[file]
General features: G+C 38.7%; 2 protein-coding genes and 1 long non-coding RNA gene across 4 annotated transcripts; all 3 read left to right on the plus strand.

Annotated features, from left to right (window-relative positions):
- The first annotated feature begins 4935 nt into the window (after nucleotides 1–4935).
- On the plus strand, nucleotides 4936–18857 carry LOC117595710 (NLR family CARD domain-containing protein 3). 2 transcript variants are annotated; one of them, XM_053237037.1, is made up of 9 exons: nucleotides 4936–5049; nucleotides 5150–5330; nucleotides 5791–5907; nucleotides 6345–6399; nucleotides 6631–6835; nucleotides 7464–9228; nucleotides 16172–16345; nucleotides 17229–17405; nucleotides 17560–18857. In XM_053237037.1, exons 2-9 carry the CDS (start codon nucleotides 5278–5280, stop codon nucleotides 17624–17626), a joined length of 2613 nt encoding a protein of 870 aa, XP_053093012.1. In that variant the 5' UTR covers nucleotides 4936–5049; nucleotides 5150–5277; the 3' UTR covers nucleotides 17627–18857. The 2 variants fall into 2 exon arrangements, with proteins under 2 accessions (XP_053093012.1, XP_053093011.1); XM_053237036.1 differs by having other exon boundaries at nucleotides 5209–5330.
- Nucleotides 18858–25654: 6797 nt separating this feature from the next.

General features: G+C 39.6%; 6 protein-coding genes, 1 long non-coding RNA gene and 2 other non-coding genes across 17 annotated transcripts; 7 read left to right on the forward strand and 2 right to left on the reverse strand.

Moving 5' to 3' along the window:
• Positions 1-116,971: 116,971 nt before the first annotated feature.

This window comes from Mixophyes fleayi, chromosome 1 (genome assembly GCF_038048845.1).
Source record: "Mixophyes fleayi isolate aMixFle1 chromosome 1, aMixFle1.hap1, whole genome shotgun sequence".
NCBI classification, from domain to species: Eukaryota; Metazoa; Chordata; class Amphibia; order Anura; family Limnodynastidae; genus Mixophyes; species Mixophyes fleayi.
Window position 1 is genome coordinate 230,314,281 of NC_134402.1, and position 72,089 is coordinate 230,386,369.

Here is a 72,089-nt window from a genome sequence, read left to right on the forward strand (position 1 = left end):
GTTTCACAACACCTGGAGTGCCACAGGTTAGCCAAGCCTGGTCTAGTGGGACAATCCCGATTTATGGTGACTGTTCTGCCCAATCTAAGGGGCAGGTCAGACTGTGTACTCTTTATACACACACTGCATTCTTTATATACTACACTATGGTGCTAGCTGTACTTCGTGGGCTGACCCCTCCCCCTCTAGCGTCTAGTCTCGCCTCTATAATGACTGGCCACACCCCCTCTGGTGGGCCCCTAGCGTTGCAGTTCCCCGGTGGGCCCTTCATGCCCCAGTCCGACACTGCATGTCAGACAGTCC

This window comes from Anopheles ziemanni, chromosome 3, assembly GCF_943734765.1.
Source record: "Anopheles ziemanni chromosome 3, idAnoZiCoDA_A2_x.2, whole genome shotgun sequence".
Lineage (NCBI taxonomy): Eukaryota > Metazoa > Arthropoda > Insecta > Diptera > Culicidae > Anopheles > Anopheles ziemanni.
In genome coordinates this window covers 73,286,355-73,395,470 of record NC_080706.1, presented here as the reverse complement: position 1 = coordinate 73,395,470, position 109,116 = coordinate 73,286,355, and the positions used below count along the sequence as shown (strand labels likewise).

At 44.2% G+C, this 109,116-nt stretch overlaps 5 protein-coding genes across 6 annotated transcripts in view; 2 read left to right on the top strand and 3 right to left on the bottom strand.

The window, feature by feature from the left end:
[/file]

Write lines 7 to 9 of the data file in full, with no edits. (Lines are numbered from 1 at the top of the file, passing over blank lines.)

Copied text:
Moving 5' to 3' along the window:
• Positions 1-116,971: 116,971 nt before the first annotated feature.

This window comes from Mixophyes fleayi, chromosome 1 (genome assembly GCF_038048845.1).